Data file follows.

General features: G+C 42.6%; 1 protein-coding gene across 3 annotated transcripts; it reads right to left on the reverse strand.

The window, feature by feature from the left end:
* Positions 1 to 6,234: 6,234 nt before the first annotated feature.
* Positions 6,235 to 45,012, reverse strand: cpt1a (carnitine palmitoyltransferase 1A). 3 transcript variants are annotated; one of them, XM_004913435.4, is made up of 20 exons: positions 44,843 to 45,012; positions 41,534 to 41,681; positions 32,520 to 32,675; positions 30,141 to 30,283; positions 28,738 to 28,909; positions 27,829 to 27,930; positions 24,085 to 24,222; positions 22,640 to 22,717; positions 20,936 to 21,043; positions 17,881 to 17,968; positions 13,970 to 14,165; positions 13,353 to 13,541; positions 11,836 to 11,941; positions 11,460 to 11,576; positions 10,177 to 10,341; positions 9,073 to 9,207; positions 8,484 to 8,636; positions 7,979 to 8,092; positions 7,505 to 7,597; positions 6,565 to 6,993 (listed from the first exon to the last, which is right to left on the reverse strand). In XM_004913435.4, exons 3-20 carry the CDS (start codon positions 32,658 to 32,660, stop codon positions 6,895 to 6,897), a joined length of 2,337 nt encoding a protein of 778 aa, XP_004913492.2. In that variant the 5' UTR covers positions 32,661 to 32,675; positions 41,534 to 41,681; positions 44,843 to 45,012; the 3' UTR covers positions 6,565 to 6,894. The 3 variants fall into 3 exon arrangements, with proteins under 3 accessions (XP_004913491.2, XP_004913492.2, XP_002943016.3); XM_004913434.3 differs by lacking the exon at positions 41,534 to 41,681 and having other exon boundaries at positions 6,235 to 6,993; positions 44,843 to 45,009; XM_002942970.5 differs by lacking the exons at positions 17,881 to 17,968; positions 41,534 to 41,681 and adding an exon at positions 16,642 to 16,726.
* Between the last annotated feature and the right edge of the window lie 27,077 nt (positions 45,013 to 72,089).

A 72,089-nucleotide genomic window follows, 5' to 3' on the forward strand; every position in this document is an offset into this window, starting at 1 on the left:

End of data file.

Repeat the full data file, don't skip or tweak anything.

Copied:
General features: G+C 42.6%; 1 protein-coding gene across 3 annotated transcripts; it reads right to left on the reverse strand.

The window, feature by feature from the left end:
* Positions 1 to 6,234: 6,234 nt before the first annotated feature.
* Positions 6,235 to 45,012, reverse strand: cpt1a (carnitine palmitoyltransferase 1A). 3 transcript variants are annotated; one of them, XM_004913435.4, is made up of 20 exons: positions 44,843 to 45,012; positions 41,534 to 41,681; positions 32,520 to 32,675; positions 30,141 to 30,283; positions 28,738 to 28,909; positions 27,829 to 27,930; positions 24,085 to 24,222; positions 22,640 to 22,717; positions 20,936 to 21,043; positions 17,881 to 17,968; positions 13,970 to 14,165; positions 13,353 to 13,541; positions 11,836 to 11,941; positions 11,460 to 11,576; positions 10,177 to 10,341; positions 9,073 to 9,207; positions 8,484 to 8,636; positions 7,979 to 8,092; positions 7,505 to 7,597; positions 6,565 to 6,993 (listed from the first exon to the last, which is right to left on the reverse strand). In XM_004913435.4, exons 3-20 carry the CDS (start codon positions 32,658 to 32,660, stop codon positions 6,895 to 6,897), a joined length of 2,337 nt encoding a protein of 778 aa, XP_004913492.2. In that variant the 5' UTR covers positions 32,661 to 32,675; positions 41,534 to 41,681; positions 44,843 to 45,012; the 3' UTR covers positions 6,565 to 6,894. The 3 variants fall into 3 exon arrangements, with proteins under 3 accessions (XP_004913491.2, XP_004913492.2, XP_002943016.3); XM_004913434.3 differs by lacking the exon at positions 41,534 to 41,681 and having other exon boundaries at positions 6,235 to 6,993; positions 44,843 to 45,009; XM_002942970.5 differs by lacking the exons at positions 17,881 to 17,968; positions 41,534 to 41,681 and adding an exon at positions 16,642 to 16,726.
* Between the last annotated feature and the right edge of the window lie 27,077 nt (positions 45,013 to 72,089).

A 72,089-nucleotide genomic window follows, 5' to 3' on the forward strand; every position in this document is an offset into this window, starting at 1 on the left: